BettyCrocker: An important part of keeping up appearances—which Heneage touched on above—is the injunction that you will purchase only the very best that you can afford, and you will care for it meticulously. So! Ethan Allen sofas, which will be vacuumed twice a week and reupholstered every five to seven years. Lincoln Town Cars—oil changed every 3000 miles, washed every Saturday, waxed once a month. GE appliances—coils vacuumed on the fridge, lint removed from the dryer every time. Porthault sheets, changed twice a week, and carefully wrapped up for each kid when he or she left home. The lawn is cut Saturday and Wednesday. The house is painted—inside and out—every three years. It’s just What Is Done.
Hydroceph: OK, that explains a lot. Both my childhood home and my grandparents’ home were both filled with old things and it all looked “well loved.” Cars were older, well maintained, and run into the ground before they were replaced.
BettyCrocker: If the family car’s an import, it’s probably German, and silver, white or black. And it was expensive when it was new, which embarrassed us. But that was ten years ago, and in the intervening years it has been meticulously maintained with regular oil changes and washings. Dents? Scratches? Honey, that’s what we call character.
This car is clean. It has a first aid kit, a roadside assistance kit, and a tool kit along with sustainable grocery bags in the trunk. The spare is functional. The fluids are full. We take care of our car and it takes care of us. There are no fuzzy dice or pads on the steering wheel. There is a notepad and a working pen in the glove box, and tissues and chewing gum in the center console.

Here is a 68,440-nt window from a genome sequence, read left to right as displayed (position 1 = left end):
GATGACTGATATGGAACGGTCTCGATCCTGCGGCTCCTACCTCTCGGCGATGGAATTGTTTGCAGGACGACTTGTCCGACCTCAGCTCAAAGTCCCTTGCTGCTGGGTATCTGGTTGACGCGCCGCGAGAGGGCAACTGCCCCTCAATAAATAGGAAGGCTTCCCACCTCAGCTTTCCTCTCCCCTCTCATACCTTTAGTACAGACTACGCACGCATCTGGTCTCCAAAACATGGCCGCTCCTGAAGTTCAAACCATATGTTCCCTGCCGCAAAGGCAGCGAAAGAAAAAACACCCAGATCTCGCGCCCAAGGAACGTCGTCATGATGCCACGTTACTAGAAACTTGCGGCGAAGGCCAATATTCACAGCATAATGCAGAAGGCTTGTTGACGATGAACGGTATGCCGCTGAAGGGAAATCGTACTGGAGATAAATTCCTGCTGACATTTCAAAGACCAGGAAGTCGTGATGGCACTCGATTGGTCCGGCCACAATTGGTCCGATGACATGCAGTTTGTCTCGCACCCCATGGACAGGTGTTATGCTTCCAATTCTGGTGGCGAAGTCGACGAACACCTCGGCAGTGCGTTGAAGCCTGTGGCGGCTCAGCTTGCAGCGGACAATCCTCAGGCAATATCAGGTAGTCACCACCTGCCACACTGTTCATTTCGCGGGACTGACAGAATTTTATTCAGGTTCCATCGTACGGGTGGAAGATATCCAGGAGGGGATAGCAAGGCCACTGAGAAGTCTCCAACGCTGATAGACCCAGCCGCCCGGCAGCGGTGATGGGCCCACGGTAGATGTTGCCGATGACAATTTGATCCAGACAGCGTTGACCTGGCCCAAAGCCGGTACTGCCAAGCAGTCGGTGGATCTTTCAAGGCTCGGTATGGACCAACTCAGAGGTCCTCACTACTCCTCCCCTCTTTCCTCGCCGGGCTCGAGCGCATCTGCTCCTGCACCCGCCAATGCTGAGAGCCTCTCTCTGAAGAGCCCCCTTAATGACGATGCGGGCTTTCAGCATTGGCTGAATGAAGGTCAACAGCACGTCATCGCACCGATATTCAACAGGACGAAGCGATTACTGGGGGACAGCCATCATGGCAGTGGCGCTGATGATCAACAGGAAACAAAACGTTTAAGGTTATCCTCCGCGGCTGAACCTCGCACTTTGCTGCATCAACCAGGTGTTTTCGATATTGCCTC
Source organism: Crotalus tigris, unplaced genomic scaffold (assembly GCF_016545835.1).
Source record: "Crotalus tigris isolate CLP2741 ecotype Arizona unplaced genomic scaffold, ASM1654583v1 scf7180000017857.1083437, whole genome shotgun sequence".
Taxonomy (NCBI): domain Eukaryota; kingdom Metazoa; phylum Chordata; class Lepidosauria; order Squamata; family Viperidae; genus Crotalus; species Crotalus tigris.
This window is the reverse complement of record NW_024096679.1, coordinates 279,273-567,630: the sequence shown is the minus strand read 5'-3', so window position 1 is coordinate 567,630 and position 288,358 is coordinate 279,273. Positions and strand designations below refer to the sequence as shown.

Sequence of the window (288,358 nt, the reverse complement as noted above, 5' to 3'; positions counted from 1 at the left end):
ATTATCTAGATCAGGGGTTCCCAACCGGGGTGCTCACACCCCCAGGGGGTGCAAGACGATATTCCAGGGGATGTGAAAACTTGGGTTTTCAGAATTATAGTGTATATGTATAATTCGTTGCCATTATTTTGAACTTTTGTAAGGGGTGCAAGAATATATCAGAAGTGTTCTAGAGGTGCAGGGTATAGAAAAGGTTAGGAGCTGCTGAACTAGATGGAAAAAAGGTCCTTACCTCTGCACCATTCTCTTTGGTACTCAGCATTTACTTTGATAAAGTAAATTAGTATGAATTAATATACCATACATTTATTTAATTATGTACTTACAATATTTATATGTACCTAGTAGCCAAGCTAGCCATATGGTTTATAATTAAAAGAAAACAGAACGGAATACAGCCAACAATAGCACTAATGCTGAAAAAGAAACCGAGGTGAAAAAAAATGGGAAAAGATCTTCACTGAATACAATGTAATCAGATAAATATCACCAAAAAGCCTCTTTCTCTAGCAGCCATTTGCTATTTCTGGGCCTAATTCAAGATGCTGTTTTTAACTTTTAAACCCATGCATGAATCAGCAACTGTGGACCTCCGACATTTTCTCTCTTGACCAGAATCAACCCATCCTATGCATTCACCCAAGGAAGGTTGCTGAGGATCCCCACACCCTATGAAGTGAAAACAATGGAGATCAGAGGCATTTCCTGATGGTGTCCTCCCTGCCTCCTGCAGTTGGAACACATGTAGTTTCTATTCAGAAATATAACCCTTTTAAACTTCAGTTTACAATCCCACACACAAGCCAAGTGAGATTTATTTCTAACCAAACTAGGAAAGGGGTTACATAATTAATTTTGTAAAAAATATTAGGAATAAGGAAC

We will be satisfied when the odometer reaches 200,000 miles. At that point, if the transmission starts going “ta-pocketa, ta-pocketa”, as James Thurber would say, we will regretfully scout around for a replacement, which we will baby in the same manner. WASPs do not buy lemons, or anything flashy, ever. The only thing remotely telling about a WASPwagon is the country club/sailing association stickers on it, and those are usually small and tasteful.
Heneage: It cannot be overstated how thrifty WASPs are. The beer fridge in my Grandparent’s garage has been humming along nicely since 1957 with only the occasional Freon recharge. I think the family Packard was still on the road during my Father’s confirmation. I’ve already requested that my grandmother pass down the ruby-red cut glass juice glasses the family has been drinking OJ out of since 1965. In fact—Hydro & Betty—do any of your relatives have glasses that were once jelly containers but designed to be used as drinking glasses once they jelly was gone? Not only do we have dozens, all matching for some odd reason—but the oldest is probably older than I am. And they were free!